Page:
The sun is setting outside, we’re headed into another first week of school tomorrow, and, no matter how many times we’ve done this as a family — no matter how many times I’ve maneuvered it as a mama — I’m nervous. The darker it gets outside, in fact, the more nervous I feel because the darkness always exposes my fears and whispers “what if” and weaves convincing tales of doom.
The darkness is eloquent, after all.
The darkness is loquacious.
And the darkness is always confident and sure that I am senselessly sending my children into harm’s way.
“Think of all the ways they could get hurt,” the darkness tells me, “like socially and emotionally, mentally and physically, intellectually and spiritually, and THEY WILL PROBABLY BE SCARRED FOR LIFE because…” and then the darkness fills in the blanks for each child, pointing out the one with the New School, and the five with New Teachers, and the one with a Complex Schedule Who Doesn’t Know His Way Around; the darkness points to my Kid With No Friends in His Class, and the One Who Doesn’t Know How to Make Any, and the Kid Who’s Shy and Who Sometimes Needs Extra Hugs From His Mom. The darkness makes charts of the New Challenges, and the Special Needs, and the High Stakes and then graphs them against the likelihood my kids’ mother screwed something up and didn’t advocate well or didn’t prepare her children or didn’t get the right supplies or, or, or, OR… and the darkness goes on.
The darkness is, in other words, a dick.
Which I know.
I know the darkness is a dick, having spent some time mired in it, but sometimes I listen anyway because it’s hard to hear the Light when we’re smack dab in the darkness, you know?
Earlier this week, though, my sister-in-law, Kim, who’s a middle school teacher, got her class lists.
Seems kind of mundane, yes?
Class lists. Lists of kids. Maybe a few names the teachers know, but mostly just… names. Names to eventually put to faces, yes, and kids to eventually get to know and champion and love, but in what I imagine is the hustle and bustle of finishing the first week’s lesson plans and making sure the space is ready and attending teacher in-service meeting, they’re still just… lists. Just lists for now.
Except that when Kim got her lists, she added this note to Facebook:
Looking at class lists tonight feels a bit like Christmas! So exciting to see the names and faces of the young people who will change my life this year. This feels like sacred ground — holding space for them, and anticipating the joy and energy and craziness we’ll all bring to the table. Middle school parents, thank you for sharing your precious littles with me. I am honored.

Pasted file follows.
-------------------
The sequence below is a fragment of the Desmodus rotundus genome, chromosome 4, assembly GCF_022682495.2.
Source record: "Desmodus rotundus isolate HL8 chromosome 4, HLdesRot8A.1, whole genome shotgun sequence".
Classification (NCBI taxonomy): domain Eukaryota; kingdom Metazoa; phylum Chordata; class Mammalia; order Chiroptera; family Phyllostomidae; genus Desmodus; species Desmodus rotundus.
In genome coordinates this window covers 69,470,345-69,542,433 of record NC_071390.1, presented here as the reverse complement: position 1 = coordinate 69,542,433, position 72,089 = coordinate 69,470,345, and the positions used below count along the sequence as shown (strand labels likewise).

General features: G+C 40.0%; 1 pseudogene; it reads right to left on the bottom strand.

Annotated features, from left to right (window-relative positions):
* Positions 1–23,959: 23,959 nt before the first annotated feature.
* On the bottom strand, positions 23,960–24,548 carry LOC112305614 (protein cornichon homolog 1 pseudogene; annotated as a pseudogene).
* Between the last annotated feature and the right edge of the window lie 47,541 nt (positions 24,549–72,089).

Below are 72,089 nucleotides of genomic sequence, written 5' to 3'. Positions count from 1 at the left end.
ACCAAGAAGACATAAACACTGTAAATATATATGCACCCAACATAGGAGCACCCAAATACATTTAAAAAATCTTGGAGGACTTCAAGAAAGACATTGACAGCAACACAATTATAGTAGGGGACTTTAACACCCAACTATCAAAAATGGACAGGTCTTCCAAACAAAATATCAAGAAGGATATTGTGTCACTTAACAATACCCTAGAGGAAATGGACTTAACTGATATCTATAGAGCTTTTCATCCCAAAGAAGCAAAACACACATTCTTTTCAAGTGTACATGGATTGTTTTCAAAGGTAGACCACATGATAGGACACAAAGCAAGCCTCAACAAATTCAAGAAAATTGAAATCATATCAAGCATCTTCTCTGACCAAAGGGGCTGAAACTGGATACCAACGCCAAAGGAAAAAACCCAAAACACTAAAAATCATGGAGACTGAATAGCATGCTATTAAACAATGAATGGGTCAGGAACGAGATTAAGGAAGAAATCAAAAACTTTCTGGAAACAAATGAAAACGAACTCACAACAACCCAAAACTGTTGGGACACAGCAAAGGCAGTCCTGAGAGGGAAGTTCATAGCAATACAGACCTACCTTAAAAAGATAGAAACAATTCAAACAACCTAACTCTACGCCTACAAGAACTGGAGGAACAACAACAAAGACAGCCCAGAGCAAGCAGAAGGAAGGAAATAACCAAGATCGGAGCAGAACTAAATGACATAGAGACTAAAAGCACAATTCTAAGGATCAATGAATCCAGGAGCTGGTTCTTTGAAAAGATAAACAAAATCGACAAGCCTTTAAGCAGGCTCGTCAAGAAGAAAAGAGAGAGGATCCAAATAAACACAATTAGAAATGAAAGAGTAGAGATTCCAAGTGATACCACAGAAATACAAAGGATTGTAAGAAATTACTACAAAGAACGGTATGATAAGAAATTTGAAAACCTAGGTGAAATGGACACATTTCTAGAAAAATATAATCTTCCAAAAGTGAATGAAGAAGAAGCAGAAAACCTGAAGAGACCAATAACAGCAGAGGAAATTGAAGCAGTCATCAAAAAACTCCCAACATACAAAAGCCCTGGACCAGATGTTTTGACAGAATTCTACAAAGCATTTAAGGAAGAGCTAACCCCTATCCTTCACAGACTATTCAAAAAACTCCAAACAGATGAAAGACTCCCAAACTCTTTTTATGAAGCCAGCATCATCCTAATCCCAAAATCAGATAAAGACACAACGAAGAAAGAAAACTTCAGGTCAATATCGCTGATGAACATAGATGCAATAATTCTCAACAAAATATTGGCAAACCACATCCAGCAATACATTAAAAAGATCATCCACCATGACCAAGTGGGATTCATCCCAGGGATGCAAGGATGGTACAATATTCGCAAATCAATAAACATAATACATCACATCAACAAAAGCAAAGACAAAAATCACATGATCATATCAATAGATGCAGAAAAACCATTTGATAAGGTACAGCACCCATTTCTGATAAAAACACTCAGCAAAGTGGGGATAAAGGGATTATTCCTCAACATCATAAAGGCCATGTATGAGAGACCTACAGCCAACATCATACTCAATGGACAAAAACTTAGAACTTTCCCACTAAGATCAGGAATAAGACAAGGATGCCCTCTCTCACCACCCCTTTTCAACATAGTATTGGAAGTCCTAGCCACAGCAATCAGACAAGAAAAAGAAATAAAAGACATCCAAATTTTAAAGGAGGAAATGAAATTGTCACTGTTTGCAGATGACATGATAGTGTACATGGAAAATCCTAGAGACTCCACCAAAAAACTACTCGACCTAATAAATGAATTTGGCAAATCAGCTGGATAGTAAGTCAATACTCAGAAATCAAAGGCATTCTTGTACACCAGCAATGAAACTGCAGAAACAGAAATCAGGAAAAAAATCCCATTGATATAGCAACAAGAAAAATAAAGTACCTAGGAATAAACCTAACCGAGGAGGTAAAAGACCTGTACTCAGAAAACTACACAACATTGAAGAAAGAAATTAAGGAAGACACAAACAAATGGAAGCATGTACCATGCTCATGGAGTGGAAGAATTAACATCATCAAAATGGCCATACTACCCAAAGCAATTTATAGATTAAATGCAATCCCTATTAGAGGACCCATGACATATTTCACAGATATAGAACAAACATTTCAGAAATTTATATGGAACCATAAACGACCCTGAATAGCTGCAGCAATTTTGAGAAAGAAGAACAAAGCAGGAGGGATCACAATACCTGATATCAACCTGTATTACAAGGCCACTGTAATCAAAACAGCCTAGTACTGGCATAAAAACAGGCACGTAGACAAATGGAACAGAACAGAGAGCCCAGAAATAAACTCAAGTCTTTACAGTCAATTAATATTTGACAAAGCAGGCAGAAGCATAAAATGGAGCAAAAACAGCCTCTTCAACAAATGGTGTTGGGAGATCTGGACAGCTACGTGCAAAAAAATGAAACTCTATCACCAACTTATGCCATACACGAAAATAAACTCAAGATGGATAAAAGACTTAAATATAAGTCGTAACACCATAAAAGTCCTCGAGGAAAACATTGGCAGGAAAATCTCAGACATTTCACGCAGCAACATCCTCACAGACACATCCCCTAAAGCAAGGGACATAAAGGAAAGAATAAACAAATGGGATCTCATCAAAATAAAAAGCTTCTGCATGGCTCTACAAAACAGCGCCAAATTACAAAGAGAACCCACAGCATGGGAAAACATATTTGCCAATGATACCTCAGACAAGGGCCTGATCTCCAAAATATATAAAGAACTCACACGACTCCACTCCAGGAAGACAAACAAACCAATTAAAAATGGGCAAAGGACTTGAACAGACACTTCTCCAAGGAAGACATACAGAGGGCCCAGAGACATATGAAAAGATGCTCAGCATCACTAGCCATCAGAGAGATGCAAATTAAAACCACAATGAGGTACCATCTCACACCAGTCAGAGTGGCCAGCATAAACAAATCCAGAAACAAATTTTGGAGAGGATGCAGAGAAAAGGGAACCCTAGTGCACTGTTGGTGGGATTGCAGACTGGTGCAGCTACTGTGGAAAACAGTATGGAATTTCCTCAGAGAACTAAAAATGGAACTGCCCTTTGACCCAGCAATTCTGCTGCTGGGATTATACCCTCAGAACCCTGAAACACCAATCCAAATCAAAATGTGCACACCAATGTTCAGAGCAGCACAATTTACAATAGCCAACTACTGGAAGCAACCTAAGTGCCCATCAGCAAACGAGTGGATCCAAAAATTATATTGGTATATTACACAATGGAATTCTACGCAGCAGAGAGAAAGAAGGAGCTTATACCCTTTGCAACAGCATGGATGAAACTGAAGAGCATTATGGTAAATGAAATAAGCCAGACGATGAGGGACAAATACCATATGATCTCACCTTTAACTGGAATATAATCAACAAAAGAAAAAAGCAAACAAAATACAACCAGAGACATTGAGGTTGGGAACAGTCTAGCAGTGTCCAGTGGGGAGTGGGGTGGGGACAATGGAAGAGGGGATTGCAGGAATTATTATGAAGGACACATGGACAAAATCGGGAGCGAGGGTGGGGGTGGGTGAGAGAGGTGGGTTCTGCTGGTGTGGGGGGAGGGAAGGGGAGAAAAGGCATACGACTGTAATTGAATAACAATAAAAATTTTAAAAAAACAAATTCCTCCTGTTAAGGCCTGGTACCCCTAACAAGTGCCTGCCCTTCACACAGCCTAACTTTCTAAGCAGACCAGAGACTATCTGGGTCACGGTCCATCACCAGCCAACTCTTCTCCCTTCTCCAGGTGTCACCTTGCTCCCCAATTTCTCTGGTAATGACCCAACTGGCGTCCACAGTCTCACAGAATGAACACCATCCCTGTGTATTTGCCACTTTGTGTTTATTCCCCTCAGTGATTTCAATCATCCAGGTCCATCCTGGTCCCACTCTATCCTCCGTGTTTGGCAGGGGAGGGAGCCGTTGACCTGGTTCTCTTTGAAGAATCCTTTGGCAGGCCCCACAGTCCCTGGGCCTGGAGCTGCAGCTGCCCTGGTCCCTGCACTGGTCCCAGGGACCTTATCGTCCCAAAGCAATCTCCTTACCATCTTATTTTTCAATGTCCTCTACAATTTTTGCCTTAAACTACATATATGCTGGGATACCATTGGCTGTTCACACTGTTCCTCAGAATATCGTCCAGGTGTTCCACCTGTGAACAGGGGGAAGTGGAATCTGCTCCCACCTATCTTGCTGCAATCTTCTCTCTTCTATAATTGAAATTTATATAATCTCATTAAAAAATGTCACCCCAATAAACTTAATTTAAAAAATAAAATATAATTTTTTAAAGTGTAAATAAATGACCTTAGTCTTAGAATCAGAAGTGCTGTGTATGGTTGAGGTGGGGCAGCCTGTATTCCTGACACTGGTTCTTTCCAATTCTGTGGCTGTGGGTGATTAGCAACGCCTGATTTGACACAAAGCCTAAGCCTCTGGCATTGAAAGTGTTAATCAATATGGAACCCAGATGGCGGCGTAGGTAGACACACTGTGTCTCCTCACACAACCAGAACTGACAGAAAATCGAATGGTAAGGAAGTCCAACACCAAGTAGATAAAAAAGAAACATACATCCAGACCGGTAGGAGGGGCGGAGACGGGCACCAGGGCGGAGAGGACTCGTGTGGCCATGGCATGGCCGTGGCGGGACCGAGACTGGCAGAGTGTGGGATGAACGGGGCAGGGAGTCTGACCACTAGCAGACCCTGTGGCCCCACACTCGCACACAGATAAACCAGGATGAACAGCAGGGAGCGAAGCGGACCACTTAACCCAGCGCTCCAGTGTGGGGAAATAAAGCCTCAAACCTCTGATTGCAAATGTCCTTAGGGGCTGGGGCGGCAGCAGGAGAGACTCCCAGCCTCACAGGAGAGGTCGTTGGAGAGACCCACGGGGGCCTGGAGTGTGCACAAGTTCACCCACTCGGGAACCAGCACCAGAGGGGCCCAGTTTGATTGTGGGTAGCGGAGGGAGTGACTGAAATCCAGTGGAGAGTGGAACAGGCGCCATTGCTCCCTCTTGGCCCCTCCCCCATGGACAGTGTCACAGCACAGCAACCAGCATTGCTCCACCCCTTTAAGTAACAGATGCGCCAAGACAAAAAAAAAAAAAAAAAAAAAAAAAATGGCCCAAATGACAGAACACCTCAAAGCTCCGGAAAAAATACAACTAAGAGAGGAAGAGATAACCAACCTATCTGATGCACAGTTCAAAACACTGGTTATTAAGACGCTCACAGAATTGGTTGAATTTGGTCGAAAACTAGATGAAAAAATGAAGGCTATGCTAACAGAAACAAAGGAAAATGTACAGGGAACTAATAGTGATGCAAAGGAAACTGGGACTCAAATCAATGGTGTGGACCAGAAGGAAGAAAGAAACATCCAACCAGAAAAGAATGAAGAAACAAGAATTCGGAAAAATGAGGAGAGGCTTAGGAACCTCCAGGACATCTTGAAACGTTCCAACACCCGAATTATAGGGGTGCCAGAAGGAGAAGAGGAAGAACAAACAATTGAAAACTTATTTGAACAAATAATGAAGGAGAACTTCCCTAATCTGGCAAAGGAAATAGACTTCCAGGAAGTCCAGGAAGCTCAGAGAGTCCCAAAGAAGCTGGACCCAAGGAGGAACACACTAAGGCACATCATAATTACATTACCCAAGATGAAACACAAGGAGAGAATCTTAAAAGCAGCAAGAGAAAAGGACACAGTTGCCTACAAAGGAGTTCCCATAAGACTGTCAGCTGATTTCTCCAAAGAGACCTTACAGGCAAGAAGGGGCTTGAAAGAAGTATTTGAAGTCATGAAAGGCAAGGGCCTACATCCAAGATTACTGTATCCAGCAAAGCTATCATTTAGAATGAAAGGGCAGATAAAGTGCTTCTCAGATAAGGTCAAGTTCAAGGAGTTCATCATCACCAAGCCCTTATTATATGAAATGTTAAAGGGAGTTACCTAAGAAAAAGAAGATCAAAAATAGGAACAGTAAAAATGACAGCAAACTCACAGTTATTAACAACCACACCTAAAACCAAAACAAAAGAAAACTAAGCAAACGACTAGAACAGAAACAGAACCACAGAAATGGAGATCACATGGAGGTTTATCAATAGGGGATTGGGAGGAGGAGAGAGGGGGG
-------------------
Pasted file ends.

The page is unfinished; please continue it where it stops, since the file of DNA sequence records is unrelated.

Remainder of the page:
Kim didn’t write about exhaustion, and she didn’t write about fear, both of which I bet she experiences, because she is a wife and a teacher and a mother of four, and she’s sending her medically fragile kid to elementary school for the first time.
Kim didn’t write about the darkness or about how arduous it is to move classrooms, which she did this summer, or to begin a new curriculum, or to get her own littles ready every day and then have to head out to teach ours.
Kim didn’t write about heading back to the grindstone or grump about middle schoolers who are an easy target. (I may have offered to sell one of mine this year. *ahem*)
No. Kim wrote instead about excitement and joy and energy and craziness. She wrote about standing on sacred ground. She wrote about the precious people those lists represent. And she wrote about feeling honored.
I sit here in the darkness tonight, and, I’m not going to lie; the voice of the dark is both loud and compelling. WHAT IF, WHAT IF, WHAT IF? But I can’t get rid of the nagging light Kim shed or the knowledge that she’s one of thousands of teachers who feel the same way. One of thousands of Light-bearers headed into our schools tomorrow. One of thousands of Love bringers armed with joy. One of thousands of teachers who are ready to teach, yes, and also eager to be taught by our kids who have so much to offer.
And so I head to bed, knowing the darkness is vast and deep right now, but believing as always, that dawn is coming. Relentlessly on its way. And also holding the little candle Kim lit, which makes the darkness not quite so deep, after all.
Waving in the dark, friends. And praying for Light for us all.
And P.S. thank you for being my community. My ComeUnity. I prayed for you yesterday, held you in the Light — specifically and by name — and then you showed up for each other, too. It didn’t surprise me, because I know you, and I know your hearts, and you are SO my people, but it made me proud and grateful just the same. Just incredibly proud and grateful to be your friend. You really are the best people on the internets. xoxo